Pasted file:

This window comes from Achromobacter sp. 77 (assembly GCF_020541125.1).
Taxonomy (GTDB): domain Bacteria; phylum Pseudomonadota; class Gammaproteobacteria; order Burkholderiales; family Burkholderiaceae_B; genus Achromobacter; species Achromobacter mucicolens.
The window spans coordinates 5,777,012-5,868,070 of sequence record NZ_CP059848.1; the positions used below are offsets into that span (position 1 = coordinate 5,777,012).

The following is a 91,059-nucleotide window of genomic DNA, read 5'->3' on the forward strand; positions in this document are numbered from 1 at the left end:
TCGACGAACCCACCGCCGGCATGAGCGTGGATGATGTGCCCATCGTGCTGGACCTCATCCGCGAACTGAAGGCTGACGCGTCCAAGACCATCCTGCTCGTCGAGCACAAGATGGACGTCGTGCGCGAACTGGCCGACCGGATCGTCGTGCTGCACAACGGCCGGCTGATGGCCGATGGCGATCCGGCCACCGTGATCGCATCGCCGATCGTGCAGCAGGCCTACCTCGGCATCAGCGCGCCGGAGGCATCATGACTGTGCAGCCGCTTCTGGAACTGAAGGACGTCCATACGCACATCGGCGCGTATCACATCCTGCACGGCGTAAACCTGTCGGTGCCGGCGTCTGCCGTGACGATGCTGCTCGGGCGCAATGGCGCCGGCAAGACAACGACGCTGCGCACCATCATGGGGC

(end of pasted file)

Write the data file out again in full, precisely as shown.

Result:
This window comes from Achromobacter sp. 77 (assembly GCF_020541125.1).
Taxonomy (GTDB): domain Bacteria; phylum Pseudomonadota; class Gammaproteobacteria; order Burkholderiales; family Burkholderiaceae_B; genus Achromobacter; species Achromobacter mucicolens.
The window spans coordinates 5,777,012-5,868,070 of sequence record NZ_CP059848.1; the positions used below are offsets into that span (position 1 = coordinate 5,777,012).

The following is a 91,059-nucleotide window of genomic DNA, read 5'->3' on the forward strand; positions in this document are numbered from 1 at the left end:
TCGACGAACCCACCGCCGGCATGAGCGTGGATGATGTGCCCATCGTGCTGGACCTCATCCGCGAACTGAAGGCTGACGCGTCCAAGACCATCCTGCTCGTCGAGCACAAGATGGACGTCGTGCGCGAACTGGCCGACCGGATCGTCGTGCTGCACAACGGCCGGCTGATGGCCGATGGCGATCCGGCCACCGTGATCGCATCGCCGATCGTGCAGCAGGCCTACCTCGGCATCAGCGCGCCGGAGGCATCATGACTGTGCAGCCGCTTCTGGAACTGAAGGACGTCCATACGCACATCGGCGCGTATCACATCCTGCACGGCGTAAACCTGTCGGTGCCGGCGTCTGCCGTGACGATGCTGCTCGGGCGCAATGGCGCCGGCAAGACAACGACGCTGCGCACCATCATGGGGC